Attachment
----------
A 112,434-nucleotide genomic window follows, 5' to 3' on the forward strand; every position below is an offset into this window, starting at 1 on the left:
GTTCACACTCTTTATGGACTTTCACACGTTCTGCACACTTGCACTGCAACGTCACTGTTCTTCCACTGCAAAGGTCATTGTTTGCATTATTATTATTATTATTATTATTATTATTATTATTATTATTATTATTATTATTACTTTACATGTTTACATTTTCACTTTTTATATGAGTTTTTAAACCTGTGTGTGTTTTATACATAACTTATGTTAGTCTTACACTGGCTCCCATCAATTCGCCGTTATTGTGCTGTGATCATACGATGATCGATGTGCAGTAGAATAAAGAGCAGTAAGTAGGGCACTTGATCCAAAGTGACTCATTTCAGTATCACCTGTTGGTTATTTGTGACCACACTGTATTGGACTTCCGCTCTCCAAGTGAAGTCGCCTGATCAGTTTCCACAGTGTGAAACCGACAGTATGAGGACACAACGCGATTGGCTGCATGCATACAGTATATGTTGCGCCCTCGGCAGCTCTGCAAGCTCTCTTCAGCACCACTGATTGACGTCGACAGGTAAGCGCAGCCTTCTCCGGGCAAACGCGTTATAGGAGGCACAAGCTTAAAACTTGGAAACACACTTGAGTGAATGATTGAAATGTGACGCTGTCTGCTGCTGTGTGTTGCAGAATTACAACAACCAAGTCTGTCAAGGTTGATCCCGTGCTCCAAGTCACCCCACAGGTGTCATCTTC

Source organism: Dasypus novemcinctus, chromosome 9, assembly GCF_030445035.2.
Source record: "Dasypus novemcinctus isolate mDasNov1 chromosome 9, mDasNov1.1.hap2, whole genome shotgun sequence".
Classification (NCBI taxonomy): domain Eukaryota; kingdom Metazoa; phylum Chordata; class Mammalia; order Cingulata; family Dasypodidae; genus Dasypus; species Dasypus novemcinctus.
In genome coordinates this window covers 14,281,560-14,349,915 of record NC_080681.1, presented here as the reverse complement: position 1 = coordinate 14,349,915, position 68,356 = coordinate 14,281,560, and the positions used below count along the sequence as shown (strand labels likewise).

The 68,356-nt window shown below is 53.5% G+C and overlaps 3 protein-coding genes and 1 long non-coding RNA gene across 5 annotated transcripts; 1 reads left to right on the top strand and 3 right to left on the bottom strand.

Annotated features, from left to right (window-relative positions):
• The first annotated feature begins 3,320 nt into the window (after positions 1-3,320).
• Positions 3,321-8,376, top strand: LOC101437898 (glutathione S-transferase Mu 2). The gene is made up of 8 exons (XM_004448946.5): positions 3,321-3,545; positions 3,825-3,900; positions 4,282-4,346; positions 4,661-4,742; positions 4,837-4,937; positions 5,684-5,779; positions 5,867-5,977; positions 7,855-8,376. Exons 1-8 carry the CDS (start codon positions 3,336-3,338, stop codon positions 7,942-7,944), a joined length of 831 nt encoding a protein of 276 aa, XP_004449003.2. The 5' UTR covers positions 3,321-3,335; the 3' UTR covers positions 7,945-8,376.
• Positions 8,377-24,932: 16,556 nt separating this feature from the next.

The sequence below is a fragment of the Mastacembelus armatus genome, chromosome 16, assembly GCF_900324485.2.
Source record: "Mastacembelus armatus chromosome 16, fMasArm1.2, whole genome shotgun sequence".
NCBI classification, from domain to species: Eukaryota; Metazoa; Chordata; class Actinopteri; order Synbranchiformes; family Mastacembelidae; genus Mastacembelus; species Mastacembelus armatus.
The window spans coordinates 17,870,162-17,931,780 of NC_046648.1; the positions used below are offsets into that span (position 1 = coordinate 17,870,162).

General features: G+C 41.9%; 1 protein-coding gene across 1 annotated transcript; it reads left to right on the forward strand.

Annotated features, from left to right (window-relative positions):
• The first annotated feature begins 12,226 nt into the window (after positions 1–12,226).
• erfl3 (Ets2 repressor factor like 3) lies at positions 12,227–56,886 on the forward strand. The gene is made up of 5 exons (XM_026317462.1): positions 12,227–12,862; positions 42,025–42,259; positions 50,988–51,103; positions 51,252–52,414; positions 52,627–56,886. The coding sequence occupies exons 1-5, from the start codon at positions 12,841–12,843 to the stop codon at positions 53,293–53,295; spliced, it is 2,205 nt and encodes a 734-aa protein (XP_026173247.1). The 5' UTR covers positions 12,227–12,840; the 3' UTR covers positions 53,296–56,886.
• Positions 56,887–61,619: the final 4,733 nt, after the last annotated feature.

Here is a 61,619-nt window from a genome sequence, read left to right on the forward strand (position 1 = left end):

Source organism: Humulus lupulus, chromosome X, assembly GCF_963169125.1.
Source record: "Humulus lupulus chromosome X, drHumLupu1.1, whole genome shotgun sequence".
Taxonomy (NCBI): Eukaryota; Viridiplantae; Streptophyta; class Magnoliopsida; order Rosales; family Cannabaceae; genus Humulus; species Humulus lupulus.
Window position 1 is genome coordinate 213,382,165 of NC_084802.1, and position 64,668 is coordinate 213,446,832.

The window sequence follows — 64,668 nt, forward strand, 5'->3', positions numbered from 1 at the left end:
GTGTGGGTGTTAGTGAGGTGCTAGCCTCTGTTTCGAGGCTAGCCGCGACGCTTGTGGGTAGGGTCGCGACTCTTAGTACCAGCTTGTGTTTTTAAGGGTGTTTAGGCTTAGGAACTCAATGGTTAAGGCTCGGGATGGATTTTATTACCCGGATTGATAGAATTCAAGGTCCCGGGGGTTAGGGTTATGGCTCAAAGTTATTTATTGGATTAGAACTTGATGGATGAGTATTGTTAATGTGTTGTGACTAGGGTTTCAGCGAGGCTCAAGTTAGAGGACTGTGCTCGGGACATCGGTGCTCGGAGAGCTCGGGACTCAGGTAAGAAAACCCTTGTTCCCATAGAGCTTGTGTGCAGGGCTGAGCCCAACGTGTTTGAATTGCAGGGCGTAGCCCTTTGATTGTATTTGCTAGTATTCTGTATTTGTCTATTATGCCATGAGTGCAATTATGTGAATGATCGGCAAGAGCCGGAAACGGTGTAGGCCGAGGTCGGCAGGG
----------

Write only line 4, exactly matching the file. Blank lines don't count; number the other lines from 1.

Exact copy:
Source record: "Dasypus novemcinctus isolate mDasNov1 chromosome 9, mDasNov1.1.hap2, whole genome shotgun sequence".